At long last, brand owners have a broader range of enforcement options in Canada. On Dec. 9, 2014, the Combating Counterfeit Products Act (“CCPA”) received royal assent and is now law. The Act strengthens the intellectual property rights of brand owners by expanding the definition of infringement, adding new offences and criminal sanctions to both the Trade-marks Act and the Copyright Act in an effort to thwart counterfeit products crossing the border.

New Offences

Offences under the Copyright Act

Previous to the CCPA, the offences under the Copyright Act were limited to instances of sale, rental, making for sale or rental, or distribution of infringing copies of work or other subject-matter in which copyright subsists. The new offences now comprise a number of new infringing activities including:

  • possession, for sale, rental, distribution for the purpose of trade or exhibition in public by way of trade, of an infringing copy of a work or other subject-matter in which copyright subsists
  • importing, exporting, or attempting to export, for sale or rental of a work or other subject-matter in which copyright subsists

Offences under the Trade-marks Act

While the offences under the Copyright Act have been expanded by the CCPA, the addition of offences to the Trade-marks Act is completely new. The definition of infringement has also been expanded in line with the new offences to encompass not only goods and services in association with a confusing trade-mark, but also labels and packaging devoid of any product. These new infringing activities capture a broader range of activities beyond the sale, distribution and advertising of goods and services to include:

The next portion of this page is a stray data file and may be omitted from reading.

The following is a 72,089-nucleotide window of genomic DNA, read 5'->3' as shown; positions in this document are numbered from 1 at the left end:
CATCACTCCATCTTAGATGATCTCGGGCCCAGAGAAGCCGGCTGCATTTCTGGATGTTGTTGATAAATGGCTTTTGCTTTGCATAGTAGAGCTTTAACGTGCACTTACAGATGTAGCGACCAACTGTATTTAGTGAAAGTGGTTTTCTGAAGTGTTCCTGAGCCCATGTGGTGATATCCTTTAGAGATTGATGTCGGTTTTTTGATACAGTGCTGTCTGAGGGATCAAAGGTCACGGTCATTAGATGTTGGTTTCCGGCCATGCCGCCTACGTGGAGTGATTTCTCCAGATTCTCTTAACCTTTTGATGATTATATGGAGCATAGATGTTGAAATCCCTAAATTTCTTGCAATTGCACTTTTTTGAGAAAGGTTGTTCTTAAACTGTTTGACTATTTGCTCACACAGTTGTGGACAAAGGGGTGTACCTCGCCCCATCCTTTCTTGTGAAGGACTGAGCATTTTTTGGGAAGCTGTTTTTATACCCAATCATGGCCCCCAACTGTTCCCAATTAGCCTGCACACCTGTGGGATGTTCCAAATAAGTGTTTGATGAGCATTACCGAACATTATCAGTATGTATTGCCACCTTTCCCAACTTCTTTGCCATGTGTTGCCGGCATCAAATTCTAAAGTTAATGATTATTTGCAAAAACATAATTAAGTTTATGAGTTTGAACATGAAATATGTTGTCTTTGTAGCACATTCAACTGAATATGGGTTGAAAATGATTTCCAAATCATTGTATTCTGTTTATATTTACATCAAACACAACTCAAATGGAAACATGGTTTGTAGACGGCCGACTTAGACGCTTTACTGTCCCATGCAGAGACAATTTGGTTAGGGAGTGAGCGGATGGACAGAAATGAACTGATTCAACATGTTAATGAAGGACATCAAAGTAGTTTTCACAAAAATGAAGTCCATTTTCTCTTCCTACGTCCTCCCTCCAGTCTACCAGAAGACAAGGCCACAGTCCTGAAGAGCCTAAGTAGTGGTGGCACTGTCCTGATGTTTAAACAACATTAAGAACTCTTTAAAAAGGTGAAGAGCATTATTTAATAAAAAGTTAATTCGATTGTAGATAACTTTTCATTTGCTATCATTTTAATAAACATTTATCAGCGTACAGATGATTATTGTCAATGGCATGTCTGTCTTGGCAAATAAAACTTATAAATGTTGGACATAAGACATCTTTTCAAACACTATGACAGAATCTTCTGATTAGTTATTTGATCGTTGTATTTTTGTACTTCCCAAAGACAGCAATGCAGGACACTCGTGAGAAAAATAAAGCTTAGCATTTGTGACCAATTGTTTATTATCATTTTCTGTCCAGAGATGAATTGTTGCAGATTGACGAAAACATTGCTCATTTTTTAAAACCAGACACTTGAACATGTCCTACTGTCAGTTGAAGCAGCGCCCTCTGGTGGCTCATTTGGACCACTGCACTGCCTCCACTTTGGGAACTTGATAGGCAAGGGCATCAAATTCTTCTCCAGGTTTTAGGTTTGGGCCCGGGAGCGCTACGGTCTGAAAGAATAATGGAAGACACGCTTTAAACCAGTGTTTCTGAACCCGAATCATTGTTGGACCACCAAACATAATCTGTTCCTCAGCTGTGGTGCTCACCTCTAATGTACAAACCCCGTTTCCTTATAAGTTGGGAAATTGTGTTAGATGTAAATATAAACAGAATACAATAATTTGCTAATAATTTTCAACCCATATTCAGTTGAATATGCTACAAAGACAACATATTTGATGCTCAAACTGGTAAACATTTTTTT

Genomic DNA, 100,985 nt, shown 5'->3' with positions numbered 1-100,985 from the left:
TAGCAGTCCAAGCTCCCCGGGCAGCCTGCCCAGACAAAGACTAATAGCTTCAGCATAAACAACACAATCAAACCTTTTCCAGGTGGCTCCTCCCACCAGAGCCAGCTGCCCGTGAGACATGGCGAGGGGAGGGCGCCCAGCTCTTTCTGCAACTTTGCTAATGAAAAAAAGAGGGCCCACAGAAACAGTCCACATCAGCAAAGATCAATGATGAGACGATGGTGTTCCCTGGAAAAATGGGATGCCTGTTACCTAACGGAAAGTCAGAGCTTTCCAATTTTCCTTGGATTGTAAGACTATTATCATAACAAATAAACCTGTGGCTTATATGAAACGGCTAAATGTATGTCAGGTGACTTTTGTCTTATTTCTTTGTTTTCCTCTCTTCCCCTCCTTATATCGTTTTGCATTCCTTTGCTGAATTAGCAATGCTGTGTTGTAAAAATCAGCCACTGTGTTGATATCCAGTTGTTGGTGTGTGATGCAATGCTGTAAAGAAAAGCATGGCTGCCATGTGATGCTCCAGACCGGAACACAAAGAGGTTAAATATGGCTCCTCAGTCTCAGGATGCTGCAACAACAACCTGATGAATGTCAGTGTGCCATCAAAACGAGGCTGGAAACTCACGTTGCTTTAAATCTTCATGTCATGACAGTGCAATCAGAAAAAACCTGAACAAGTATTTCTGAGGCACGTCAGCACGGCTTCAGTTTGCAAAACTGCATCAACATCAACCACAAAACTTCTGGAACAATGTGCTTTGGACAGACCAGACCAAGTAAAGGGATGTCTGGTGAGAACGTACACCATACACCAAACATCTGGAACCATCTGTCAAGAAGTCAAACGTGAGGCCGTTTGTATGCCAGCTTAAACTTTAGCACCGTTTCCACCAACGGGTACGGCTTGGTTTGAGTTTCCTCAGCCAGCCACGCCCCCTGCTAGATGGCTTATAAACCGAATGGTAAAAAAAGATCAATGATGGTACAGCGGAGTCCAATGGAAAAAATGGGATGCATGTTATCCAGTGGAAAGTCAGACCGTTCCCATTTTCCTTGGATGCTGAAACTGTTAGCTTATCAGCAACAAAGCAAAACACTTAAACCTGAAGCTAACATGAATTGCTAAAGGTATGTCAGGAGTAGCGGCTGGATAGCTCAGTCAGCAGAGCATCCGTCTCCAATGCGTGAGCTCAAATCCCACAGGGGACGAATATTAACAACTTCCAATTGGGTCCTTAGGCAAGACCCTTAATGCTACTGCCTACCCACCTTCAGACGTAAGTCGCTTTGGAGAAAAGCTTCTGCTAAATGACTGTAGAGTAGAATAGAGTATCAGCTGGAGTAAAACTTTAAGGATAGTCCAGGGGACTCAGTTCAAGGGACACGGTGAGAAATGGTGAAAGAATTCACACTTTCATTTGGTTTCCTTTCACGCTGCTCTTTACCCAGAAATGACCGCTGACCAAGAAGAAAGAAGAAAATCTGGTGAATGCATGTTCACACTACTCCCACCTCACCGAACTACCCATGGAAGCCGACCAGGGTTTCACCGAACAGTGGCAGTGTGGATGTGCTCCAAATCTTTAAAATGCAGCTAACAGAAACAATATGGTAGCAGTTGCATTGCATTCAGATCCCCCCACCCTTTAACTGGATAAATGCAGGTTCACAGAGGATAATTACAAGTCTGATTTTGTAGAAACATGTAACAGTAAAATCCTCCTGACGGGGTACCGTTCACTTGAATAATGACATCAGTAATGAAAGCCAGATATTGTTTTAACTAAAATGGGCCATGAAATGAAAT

• manufacturing, causing to be manufactured, possessing, importing, exporting or attempting to export goods in association with a confusing trade-mark or trade-name;
  • selling, offering for sale or distributing labels or packaging bearing a trade-mark or trade-name
  • manufacturing, causing to be manufactured, possessing, importing, exporting or attempting to export any label or packaging bearing a trade-mark or trade-name for either  sale or distribution or for the purpose of the sale, distribution or advertisement of goods or services in association with it

In order to establish infringement for activities relating to labels and packaging, the infringer must also have known the labels and packaging were to be associated with goods or services unrelated to the owner of the registered mark, and that the infringing activity would be confusing with a trade-mark or trade-name.

Where infringement has been established, an individual can be found liable of a criminal offence to infringe a registered trademark in the course of

  • selling, offering to sell, or distributing goods, labels or packages on a commercial scale;
  • manufacturing, causing to be manufactured, possessing, importing, exporting or attempting to export goods, labels or packaging on a commercial scale; and
  • selling or advertising services

To establish any of the above offences related to goods and services, the infringing trademark must be identical or indistinguishable in its essential aspects to a registered mark and the mark owner must not have consented to the activity in question. For labels and packaging, the infringing material must additionally be intended to be associated with goods or services for which that registered trade-mark are registered.

Criminal Sanctions